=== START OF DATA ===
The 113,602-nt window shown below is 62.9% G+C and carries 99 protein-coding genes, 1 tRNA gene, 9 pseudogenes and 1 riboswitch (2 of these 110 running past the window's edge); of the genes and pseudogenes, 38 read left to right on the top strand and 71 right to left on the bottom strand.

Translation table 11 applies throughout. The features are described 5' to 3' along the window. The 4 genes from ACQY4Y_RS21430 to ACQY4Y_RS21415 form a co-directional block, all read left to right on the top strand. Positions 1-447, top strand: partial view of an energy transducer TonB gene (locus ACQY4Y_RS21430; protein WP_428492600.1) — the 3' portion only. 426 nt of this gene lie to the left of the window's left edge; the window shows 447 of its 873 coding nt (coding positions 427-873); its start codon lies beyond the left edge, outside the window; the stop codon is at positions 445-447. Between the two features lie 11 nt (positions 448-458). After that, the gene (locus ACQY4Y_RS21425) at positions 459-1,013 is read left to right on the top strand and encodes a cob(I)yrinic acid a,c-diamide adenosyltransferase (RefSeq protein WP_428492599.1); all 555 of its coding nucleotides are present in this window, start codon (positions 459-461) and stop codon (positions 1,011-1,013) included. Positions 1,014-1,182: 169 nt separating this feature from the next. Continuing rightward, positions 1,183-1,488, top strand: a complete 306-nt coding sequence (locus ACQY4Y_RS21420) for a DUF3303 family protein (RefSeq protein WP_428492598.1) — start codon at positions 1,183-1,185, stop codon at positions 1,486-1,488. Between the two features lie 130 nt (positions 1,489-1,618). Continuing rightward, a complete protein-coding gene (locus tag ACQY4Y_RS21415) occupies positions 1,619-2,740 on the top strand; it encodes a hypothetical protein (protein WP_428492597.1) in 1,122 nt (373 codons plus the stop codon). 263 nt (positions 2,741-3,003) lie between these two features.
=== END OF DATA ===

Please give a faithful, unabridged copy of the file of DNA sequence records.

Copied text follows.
The 113,602-nt window shown below is 62.9% G+C and carries 99 protein-coding genes, 1 tRNA gene, 9 pseudogenes and 1 riboswitch (2 of these 110 running past the window's edge); of the genes and pseudogenes, 38 read left to right on the top strand and 71 right to left on the bottom strand.

Translation table 11 applies throughout. The features are described 5' to 3' along the window. The 4 genes from ACQY4Y_RS21430 to ACQY4Y_RS21415 form a co-directional block, all read left to right on the top strand. Positions 1-447, top strand: partial view of an energy transducer TonB gene (locus ACQY4Y_RS21430; protein WP_428492600.1) — the 3' portion only. 426 nt of this gene lie to the left of the window's left edge; the window shows 447 of its 873 coding nt (coding positions 427-873); its start codon lies beyond the left edge, outside the window; the stop codon is at positions 445-447. Between the two features lie 11 nt (positions 448-458). After that, the gene (locus ACQY4Y_RS21425) at positions 459-1,013 is read left to right on the top strand and encodes a cob(I)yrinic acid a,c-diamide adenosyltransferase (RefSeq protein WP_428492599.1); all 555 of its coding nucleotides are present in this window, start codon (positions 459-461) and stop codon (positions 1,011-1,013) included. Positions 1,014-1,182: 169 nt separating this feature from the next. Continuing rightward, positions 1,183-1,488, top strand: a complete 306-nt coding sequence (locus ACQY4Y_RS21420) for a DUF3303 family protein (RefSeq protein WP_428492598.1) — start codon at positions 1,183-1,185, stop codon at positions 1,486-1,488. Between the two features lie 130 nt (positions 1,489-1,618). Continuing rightward, a complete protein-coding gene (locus tag ACQY4Y_RS21415) occupies positions 1,619-2,740 on the top strand; it encodes a hypothetical protein (protein WP_428492597.1) in 1,122 nt (373 codons plus the stop codon). 263 nt (positions 2,741-3,003) lie between these two features.